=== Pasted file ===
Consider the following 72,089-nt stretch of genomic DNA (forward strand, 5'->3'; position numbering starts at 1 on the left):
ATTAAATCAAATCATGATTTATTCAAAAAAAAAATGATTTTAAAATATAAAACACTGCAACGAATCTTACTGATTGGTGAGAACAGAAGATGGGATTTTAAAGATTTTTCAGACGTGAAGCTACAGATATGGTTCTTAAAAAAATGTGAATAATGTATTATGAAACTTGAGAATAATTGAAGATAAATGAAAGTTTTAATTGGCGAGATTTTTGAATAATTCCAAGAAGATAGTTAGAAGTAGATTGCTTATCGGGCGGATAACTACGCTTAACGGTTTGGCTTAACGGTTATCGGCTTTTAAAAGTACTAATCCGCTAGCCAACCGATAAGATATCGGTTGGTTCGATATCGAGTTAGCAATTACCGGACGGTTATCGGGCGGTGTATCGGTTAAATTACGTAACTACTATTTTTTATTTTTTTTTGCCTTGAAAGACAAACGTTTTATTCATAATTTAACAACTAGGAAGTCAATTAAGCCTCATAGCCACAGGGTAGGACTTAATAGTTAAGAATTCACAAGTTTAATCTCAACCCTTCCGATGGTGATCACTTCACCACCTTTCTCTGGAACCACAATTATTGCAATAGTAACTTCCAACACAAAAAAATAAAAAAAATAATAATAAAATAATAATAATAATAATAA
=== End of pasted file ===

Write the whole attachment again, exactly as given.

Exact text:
Consider the following 72,089-nt stretch of genomic DNA (forward strand, 5'->3'; position numbering starts at 1 on the left):
ATTAAATCAAATCATGATTTATTCAAAAAAAAAATGATTTTAAAATATAAAACACTGCAACGAATCTTACTGATTGGTGAGAACAGAAGATGGGATTTTAAAGATTTTTCAGACGTGAAGCTACAGATATGGTTCTTAAAAAAATGTGAATAATGTATTATGAAACTTGAGAATAATTGAAGATAAATGAAAGTTTTAATTGGCGAGATTTTTGAATAATTCCAAGAAGATAGTTAGAAGTAGATTGCTTATCGGGCGGATAACTACGCTTAACGGTTTGGCTTAACGGTTATCGGCTTTTAAAAGTACTAATCCGCTAGCCAACCGATAAGATATCGGTTGGTTCGATATCGAGTTAGCAATTACCGGACGGTTATCGGGCGGTGTATCGGTTAAATTACGTAACTACTATTTTTTATTTTTTTTTGCCTTGAAAGACAAACGTTTTATTCATAATTTAACAACTAGGAAGTCAATTAAGCCTCATAGCCACAGGGTAGGACTTAATAGTTAAGAATTCACAAGTTTAATCTCAACCCTTCCGATGGTGATCACTTCACCACCTTTCTCTGGAACCACAATTATTGCAATAGTAACTTCCAACACAAAAAAATAAAAAAAATAATAATAAAATAATAATAATAATAATAA